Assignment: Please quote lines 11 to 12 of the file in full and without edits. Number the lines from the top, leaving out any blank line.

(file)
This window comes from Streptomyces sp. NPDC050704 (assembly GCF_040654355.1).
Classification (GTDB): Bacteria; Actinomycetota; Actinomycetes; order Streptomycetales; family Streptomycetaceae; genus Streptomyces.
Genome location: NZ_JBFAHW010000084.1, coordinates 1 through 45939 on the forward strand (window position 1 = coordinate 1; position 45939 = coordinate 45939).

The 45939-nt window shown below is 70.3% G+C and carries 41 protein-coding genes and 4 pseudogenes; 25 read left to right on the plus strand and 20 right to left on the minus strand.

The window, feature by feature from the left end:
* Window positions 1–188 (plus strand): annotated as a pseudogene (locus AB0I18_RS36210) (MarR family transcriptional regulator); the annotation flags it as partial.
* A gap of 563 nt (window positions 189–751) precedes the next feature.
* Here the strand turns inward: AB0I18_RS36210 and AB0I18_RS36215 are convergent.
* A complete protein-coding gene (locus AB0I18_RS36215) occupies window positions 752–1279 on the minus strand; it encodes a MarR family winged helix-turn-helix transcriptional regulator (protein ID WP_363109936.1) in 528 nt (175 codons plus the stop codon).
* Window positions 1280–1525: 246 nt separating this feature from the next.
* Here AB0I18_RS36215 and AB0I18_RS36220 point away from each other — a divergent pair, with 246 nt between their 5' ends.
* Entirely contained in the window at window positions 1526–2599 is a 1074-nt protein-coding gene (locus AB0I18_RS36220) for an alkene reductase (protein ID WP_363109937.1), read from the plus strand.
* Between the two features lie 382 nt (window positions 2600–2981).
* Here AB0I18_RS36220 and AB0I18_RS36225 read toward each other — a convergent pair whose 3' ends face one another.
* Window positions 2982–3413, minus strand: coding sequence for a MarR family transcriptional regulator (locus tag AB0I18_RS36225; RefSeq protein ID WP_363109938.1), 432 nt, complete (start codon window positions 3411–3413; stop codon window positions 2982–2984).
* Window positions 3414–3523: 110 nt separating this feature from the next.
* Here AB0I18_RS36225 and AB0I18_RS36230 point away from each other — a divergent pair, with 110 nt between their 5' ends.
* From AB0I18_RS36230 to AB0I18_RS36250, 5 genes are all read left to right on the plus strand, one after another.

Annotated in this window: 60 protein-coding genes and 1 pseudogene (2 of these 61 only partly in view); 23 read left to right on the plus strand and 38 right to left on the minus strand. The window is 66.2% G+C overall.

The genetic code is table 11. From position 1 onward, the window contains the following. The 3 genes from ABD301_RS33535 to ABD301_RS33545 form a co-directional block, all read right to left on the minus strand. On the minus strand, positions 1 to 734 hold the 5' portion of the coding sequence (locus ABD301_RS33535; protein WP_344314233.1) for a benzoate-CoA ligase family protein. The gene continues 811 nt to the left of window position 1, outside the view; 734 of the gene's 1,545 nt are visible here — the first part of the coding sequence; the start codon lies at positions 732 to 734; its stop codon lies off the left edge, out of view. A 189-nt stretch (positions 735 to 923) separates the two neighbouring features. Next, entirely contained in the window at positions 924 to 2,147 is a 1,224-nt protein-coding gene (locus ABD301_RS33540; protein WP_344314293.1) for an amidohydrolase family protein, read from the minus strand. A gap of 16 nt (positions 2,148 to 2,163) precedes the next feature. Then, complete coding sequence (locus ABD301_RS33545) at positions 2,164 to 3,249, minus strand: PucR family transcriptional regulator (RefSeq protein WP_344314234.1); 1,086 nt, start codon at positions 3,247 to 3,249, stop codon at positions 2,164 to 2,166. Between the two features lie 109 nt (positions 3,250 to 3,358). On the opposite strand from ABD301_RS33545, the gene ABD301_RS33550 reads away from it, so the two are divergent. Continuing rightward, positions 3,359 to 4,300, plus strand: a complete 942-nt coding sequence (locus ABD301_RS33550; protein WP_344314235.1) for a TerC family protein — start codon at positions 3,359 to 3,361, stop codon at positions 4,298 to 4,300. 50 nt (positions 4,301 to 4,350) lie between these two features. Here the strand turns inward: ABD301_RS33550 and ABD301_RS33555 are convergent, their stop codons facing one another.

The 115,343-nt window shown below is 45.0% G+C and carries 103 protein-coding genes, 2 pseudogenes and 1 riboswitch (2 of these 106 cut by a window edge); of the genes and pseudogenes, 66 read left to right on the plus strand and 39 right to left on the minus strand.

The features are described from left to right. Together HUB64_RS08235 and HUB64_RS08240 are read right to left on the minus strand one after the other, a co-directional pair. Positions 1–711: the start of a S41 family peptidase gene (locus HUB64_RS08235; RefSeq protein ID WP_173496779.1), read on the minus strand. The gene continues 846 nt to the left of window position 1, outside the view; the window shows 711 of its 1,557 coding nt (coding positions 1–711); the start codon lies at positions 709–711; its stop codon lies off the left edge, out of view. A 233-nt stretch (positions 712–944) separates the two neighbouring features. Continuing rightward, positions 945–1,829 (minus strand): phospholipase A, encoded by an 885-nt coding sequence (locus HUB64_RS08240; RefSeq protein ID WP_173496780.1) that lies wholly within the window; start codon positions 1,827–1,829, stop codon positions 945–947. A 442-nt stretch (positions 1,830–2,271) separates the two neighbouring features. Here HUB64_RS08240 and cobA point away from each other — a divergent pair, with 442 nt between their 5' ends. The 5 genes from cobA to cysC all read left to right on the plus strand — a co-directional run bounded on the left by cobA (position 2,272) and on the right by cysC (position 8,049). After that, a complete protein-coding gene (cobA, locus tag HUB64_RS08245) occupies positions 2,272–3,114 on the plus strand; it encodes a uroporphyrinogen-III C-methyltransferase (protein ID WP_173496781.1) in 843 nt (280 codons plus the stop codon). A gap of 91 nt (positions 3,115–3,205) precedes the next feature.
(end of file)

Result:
* Here AB0I18_RS36215 and AB0I18_RS36220 point away from each other — a divergent pair, with 246 nt between their 5' ends.
* Entirely contained in the window at window positions 1526–2599 is a 1074-nt protein-coding gene (locus AB0I18_RS36220) for an alkene reductase (protein ID WP_363109937.1), read from the plus strand.